Many authors -- O'Harrow and Solove and Lewis are my favorites -- have written extensively about how data mining, recombining and individual portfolio-making exact an ineluctable price on personal privacy, one that to date we can not yet even calculate all of the emotional, social, political or cultural costs. Yea, I don't like to pay taxes, that feels like it invades my privacy, and no, I REALLY do not enjoy having to pay an extra $1,200 in flood insurance because FEMA, making sure it will never be criticized again like it was in New Orleans after Katrina, has declared virtually the entire swath of the Finger Lakes a "flood zone;" in order to refinance a mortgage for our lake house I was REQUIRED to pay it. (And told every official I could get on the phone both governmental and banking that if Keuka Lake ever rose to the level for which I would need flood insurance, that 100 million year event would probably not have me submitting a claim!)

But at least those impositions are transparent. How every financial institution known to man, or so it would seem, got my home phone number in the pursuit of that refinanced mortgage and began calling me incessantly over the course of an 8 week period, is far more murky to understand. And spooky. I can trace the laws that tie a regulated bank to a regulatory body to writing the check for the flood insurance. I cannot tie how lending institutions far and wide know that I am suddenly "a person of interest."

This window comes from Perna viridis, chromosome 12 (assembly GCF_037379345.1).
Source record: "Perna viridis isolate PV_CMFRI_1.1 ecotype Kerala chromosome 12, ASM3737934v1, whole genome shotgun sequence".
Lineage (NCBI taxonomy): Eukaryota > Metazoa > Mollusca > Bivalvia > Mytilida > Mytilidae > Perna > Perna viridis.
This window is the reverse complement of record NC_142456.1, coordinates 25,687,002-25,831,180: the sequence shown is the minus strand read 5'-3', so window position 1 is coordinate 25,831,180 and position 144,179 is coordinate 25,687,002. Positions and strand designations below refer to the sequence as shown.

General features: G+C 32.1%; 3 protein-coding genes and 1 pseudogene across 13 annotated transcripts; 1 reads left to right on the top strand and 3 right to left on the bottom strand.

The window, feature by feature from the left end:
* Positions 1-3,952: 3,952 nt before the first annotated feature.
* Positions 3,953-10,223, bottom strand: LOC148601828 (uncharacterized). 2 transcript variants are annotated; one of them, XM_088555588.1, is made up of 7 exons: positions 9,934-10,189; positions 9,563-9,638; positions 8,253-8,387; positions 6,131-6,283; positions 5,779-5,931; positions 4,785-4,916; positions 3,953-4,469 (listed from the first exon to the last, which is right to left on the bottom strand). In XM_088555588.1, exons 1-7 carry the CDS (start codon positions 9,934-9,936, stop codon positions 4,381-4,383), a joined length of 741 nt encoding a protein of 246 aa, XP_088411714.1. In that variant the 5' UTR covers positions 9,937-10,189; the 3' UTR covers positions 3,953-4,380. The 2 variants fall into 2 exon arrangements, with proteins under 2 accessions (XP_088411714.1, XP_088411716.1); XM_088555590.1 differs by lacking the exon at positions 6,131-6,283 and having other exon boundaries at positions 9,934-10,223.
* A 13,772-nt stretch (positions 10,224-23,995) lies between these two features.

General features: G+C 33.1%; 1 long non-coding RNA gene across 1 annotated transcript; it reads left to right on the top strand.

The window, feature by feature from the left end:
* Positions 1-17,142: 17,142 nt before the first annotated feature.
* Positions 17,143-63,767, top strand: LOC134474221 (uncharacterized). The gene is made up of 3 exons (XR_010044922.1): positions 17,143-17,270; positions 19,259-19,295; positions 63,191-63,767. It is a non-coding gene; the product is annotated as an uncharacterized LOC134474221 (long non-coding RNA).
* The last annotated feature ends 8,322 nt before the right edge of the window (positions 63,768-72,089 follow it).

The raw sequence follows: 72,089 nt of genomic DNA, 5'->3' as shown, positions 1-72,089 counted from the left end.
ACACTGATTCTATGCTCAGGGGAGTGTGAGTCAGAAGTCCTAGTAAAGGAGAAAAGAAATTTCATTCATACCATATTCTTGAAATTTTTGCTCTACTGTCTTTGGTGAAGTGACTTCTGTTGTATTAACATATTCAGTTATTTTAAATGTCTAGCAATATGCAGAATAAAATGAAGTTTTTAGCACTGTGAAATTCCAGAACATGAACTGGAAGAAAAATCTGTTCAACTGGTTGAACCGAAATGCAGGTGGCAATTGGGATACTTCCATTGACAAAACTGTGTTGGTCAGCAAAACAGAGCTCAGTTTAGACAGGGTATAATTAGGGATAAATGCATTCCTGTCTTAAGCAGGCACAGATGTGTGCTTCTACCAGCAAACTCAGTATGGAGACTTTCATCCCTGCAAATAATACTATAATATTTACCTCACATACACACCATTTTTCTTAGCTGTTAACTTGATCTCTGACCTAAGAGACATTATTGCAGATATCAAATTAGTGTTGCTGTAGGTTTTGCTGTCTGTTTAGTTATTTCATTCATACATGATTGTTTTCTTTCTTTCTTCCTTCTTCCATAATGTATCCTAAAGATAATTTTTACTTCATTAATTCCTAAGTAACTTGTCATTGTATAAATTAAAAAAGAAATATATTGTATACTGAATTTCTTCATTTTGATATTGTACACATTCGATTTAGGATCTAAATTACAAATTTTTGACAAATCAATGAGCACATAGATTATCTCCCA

This is one very small example of my point that the free market encroaches on my privacy all the time. Now I am going to go way out there on a limb. Another reason I do not have the academic blog on privacy ready today is because the time when I tend to write it, early morning, this week has been taken up by the events in Tucson. Shaken at first by the news, I was not immediately riveted, perhaps because I, like so many others, am getting jaded by these senseless shootings. Virginia Tech was my baptism by fire, and I have not been able to immerse myself in these stories since that event. But as I learned more about Congresswoman Giffords, her fortitude, courage, struggle to heal -- underscored by the fact that she is a Cornell alum -- I became more drawn into the story. Christina-Taylor Green did me in. President Obama's rendering of our grief and efforts to find meaning for us all to go on in the wake of this sadness had tears running down my cheeks at the kitchen table where I sit and read the newspaper on line and also write these blogs.